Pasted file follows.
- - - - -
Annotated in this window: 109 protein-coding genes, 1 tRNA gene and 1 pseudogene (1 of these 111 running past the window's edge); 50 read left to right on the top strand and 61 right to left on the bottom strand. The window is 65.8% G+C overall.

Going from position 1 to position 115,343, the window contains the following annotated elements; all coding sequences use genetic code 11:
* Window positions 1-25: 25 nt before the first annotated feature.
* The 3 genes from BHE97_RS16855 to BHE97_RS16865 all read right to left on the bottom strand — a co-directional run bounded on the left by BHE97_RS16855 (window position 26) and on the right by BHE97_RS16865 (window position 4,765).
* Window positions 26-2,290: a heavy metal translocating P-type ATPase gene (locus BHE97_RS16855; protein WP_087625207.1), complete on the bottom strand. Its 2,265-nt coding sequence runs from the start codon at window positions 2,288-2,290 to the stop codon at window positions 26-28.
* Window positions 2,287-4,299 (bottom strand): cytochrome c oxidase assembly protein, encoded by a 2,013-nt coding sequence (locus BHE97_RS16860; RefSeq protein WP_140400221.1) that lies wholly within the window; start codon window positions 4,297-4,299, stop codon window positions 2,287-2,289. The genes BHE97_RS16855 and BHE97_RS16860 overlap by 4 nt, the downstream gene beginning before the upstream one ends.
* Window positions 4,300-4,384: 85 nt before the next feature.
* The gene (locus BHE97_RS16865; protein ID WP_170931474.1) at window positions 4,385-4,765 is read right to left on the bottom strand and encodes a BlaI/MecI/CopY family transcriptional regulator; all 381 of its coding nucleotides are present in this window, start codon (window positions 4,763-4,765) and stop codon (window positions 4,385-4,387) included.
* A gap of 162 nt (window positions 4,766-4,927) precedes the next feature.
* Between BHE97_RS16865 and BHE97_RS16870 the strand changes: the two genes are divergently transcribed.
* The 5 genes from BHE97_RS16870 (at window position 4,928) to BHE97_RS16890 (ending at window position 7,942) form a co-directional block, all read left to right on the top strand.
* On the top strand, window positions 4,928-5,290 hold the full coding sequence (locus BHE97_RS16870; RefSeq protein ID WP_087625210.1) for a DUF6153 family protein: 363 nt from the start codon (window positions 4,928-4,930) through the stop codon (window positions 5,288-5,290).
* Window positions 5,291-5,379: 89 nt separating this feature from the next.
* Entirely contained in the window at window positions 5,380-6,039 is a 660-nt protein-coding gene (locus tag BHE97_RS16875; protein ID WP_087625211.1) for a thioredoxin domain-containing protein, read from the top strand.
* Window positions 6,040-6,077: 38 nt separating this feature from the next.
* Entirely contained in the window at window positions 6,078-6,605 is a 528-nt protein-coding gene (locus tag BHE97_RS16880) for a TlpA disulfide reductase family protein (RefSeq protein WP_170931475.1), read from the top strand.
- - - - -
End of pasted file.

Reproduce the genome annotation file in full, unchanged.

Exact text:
Annotated in this window: 109 protein-coding genes, 1 tRNA gene and 1 pseudogene (1 of these 111 running past the window's edge); 50 read left to right on the top strand and 61 right to left on the bottom strand. The window is 65.8% G+C overall.

Going from position 1 to position 115,343, the window contains the following annotated elements; all coding sequences use genetic code 11:
* Window positions 1-25: 25 nt before the first annotated feature.
* The 3 genes from BHE97_RS16855 to BHE97_RS16865 all read right to left on the bottom strand — a co-directional run bounded on the left by BHE97_RS16855 (window position 26) and on the right by BHE97_RS16865 (window position 4,765).
* Window positions 26-2,290: a heavy metal translocating P-type ATPase gene (locus BHE97_RS16855; protein WP_087625207.1), complete on the bottom strand. Its 2,265-nt coding sequence runs from the start codon at window positions 2,288-2,290 to the stop codon at window positions 26-28.
* Window positions 2,287-4,299 (bottom strand): cytochrome c oxidase assembly protein, encoded by a 2,013-nt coding sequence (locus BHE97_RS16860; RefSeq protein WP_140400221.1) that lies wholly within the window; start codon window positions 4,297-4,299, stop codon window positions 2,287-2,289. The genes BHE97_RS16855 and BHE97_RS16860 overlap by 4 nt, the downstream gene beginning before the upstream one ends.
* Window positions 4,300-4,384: 85 nt before the next feature.
* The gene (locus BHE97_RS16865; protein ID WP_170931474.1) at window positions 4,385-4,765 is read right to left on the bottom strand and encodes a BlaI/MecI/CopY family transcriptional regulator; all 381 of its coding nucleotides are present in this window, start codon (window positions 4,763-4,765) and stop codon (window positions 4,385-4,387) included.
* A gap of 162 nt (window positions 4,766-4,927) precedes the next feature.
* Between BHE97_RS16865 and BHE97_RS16870 the strand changes: the two genes are divergently transcribed.
* The 5 genes from BHE97_RS16870 (at window position 4,928) to BHE97_RS16890 (ending at window position 7,942) form a co-directional block, all read left to right on the top strand.
* On the top strand, window positions 4,928-5,290 hold the full coding sequence (locus BHE97_RS16870; RefSeq protein ID WP_087625210.1) for a DUF6153 family protein: 363 nt from the start codon (window positions 4,928-4,930) through the stop codon (window positions 5,288-5,290).
* Window positions 5,291-5,379: 89 nt separating this feature from the next.
* Entirely contained in the window at window positions 5,380-6,039 is a 660-nt protein-coding gene (locus tag BHE97_RS16875; protein ID WP_087625211.1) for a thioredoxin domain-containing protein, read from the top strand.
* Window positions 6,040-6,077: 38 nt separating this feature from the next.
* Entirely contained in the window at window positions 6,078-6,605 is a 528-nt protein-coding gene (locus tag BHE97_RS16880) for a TlpA disulfide reductase family protein (RefSeq protein WP_170931475.1), read from the top strand.